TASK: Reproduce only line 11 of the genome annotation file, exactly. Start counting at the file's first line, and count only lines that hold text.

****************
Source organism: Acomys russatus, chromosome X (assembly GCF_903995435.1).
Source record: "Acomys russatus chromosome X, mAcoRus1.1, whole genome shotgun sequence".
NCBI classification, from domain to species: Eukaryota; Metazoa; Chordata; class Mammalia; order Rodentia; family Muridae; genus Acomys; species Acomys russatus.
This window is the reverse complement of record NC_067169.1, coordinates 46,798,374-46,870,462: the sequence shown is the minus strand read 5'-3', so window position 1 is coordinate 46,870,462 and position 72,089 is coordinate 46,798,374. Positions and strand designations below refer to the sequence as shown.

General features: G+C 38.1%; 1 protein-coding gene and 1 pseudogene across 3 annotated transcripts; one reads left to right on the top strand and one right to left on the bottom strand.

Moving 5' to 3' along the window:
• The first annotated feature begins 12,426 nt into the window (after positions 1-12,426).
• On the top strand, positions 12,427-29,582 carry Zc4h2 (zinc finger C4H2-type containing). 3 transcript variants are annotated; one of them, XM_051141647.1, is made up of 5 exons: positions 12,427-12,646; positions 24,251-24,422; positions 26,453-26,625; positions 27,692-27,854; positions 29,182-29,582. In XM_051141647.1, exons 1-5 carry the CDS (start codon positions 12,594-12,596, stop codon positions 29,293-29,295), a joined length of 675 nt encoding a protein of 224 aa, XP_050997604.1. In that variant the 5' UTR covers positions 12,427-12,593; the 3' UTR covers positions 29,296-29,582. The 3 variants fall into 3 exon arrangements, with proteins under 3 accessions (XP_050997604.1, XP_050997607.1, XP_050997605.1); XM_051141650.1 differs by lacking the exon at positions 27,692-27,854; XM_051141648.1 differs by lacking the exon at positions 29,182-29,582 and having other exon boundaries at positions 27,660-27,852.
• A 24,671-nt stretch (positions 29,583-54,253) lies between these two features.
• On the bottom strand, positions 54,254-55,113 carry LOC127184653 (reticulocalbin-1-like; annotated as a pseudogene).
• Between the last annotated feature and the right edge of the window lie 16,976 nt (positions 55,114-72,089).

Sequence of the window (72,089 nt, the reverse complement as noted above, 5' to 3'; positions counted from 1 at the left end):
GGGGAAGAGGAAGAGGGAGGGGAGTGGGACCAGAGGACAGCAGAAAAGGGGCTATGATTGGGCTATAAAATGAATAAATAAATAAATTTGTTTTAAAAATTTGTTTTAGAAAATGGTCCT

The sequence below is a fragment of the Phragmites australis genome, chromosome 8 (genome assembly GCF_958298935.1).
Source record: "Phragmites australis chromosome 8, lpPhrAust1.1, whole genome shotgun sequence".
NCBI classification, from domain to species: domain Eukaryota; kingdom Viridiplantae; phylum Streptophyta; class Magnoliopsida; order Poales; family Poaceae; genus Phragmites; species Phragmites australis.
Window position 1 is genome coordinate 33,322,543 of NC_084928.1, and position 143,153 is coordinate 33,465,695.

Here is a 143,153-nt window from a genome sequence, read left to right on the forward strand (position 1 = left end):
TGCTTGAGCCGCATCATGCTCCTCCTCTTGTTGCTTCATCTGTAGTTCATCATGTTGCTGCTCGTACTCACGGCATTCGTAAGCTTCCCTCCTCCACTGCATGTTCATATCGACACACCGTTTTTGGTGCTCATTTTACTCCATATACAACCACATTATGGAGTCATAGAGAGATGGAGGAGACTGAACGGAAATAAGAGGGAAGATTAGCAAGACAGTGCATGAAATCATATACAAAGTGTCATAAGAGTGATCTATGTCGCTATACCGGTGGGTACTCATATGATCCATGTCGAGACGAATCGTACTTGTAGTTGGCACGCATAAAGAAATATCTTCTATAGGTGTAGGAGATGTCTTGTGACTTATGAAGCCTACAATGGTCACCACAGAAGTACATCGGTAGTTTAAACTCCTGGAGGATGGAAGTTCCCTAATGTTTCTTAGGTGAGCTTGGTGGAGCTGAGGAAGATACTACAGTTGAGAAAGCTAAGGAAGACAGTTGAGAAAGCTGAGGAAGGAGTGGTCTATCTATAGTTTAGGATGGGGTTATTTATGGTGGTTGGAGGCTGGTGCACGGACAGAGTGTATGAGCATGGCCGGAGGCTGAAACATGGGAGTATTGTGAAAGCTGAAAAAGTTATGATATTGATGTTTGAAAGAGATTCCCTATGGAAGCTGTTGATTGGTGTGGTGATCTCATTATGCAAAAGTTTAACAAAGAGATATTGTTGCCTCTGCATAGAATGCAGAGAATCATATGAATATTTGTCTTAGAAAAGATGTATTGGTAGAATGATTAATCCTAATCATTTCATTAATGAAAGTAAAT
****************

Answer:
• Between the last annotated feature and the right edge of the window lie 16,976 nt (positions 55,114-72,089).